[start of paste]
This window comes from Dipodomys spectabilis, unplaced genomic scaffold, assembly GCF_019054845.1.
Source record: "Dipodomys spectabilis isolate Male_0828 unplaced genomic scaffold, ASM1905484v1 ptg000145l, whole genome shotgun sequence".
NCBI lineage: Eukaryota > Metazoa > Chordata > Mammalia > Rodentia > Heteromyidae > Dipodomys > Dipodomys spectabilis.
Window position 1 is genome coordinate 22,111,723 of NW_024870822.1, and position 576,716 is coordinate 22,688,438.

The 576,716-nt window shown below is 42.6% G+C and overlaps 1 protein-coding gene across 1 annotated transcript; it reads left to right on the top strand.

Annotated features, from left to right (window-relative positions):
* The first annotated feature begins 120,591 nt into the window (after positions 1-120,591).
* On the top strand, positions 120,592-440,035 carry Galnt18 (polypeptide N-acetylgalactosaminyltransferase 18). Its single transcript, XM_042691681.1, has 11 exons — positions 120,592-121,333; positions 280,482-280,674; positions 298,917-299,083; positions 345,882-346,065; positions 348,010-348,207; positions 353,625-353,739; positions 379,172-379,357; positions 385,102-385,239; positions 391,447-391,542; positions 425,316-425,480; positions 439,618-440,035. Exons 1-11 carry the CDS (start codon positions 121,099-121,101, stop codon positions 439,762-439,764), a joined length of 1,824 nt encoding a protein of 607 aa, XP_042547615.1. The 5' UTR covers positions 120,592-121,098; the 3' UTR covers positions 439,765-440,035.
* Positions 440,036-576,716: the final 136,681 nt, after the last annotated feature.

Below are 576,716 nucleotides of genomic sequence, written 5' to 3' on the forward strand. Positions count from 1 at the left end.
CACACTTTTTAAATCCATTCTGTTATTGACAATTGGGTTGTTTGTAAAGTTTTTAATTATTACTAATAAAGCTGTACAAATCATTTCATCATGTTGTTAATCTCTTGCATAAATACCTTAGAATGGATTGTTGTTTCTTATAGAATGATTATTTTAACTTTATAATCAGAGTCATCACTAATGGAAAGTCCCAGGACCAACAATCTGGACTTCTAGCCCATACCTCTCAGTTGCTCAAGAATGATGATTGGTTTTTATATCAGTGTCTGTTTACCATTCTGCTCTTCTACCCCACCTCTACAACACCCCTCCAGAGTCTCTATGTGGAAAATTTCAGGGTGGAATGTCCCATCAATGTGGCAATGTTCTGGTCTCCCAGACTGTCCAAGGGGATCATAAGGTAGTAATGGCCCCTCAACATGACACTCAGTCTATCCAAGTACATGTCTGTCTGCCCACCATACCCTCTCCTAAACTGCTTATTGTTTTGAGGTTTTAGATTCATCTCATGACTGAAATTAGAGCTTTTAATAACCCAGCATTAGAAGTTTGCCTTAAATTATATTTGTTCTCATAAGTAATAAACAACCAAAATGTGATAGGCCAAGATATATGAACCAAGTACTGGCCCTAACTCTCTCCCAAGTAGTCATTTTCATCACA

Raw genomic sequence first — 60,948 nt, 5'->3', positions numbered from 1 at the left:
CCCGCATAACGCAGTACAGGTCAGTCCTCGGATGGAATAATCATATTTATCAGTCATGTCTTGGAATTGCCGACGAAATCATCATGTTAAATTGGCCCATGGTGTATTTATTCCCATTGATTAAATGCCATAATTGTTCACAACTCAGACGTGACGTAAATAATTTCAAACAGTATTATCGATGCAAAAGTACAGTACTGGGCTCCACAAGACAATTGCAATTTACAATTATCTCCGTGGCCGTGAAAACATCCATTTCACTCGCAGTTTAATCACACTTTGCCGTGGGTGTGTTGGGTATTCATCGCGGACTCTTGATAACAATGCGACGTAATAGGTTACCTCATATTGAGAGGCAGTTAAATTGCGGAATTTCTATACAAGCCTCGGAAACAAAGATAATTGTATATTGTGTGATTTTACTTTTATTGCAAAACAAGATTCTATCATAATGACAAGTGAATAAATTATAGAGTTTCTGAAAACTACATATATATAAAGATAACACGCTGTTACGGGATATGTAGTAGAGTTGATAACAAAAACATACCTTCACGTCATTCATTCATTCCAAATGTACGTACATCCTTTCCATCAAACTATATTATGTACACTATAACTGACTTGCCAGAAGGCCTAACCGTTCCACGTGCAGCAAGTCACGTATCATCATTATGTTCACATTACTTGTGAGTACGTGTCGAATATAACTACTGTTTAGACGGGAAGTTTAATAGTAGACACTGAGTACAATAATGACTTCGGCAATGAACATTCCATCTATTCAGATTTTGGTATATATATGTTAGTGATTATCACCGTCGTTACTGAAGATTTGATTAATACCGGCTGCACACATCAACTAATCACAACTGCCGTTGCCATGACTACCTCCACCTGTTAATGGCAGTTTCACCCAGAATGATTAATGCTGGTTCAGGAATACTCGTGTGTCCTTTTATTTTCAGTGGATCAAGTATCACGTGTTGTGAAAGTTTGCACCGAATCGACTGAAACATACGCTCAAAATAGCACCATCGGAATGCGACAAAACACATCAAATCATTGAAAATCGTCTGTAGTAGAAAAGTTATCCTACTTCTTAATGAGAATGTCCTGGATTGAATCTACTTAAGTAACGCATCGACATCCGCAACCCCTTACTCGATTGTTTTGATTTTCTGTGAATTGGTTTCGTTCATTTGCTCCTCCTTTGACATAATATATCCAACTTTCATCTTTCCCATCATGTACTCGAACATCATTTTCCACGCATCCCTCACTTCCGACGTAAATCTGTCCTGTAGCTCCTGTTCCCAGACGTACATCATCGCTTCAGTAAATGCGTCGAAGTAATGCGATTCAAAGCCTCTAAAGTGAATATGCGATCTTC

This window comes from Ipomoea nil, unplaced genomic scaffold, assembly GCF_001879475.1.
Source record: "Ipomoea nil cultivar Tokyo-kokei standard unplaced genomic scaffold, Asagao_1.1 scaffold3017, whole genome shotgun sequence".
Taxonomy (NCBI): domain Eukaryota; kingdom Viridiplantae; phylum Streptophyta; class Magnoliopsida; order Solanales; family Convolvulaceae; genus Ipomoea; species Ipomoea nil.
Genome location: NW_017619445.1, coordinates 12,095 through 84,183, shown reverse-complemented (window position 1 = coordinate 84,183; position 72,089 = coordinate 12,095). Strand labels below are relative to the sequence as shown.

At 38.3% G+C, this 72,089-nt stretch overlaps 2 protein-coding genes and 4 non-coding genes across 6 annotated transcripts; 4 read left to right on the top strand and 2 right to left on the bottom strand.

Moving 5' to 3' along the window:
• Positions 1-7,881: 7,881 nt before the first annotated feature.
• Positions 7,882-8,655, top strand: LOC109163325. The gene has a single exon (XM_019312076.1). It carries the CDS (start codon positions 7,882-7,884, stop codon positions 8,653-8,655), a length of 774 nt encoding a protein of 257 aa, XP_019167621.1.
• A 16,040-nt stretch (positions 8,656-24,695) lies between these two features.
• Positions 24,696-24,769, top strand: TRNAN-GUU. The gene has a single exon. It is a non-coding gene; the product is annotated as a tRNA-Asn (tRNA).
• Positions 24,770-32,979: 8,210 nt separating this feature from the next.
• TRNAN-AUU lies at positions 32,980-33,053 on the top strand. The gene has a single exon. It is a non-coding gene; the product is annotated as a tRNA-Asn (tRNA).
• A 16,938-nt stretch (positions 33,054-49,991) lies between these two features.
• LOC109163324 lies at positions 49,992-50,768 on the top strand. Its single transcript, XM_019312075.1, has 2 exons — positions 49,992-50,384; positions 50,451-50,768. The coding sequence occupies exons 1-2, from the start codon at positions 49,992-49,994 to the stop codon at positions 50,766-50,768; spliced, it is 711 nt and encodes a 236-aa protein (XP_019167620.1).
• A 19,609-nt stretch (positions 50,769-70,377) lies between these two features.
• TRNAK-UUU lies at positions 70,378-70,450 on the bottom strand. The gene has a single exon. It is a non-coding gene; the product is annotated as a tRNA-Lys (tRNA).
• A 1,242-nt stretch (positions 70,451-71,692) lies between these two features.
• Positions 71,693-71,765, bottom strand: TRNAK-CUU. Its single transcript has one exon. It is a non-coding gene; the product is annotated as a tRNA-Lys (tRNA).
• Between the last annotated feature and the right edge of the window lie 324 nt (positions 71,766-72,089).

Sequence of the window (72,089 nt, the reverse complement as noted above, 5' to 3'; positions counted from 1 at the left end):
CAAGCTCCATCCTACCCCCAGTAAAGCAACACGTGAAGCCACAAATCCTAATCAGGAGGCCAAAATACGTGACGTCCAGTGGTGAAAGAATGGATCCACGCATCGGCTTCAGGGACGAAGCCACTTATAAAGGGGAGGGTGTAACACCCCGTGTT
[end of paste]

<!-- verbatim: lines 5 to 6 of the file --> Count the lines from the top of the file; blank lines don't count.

The 576,716-nt window shown below is 42.6% G+C and overlaps 1 protein-coding gene across 1 annotated transcript; it reads left to right on the top strand.

Annotated features, from left to right (window-relative positions):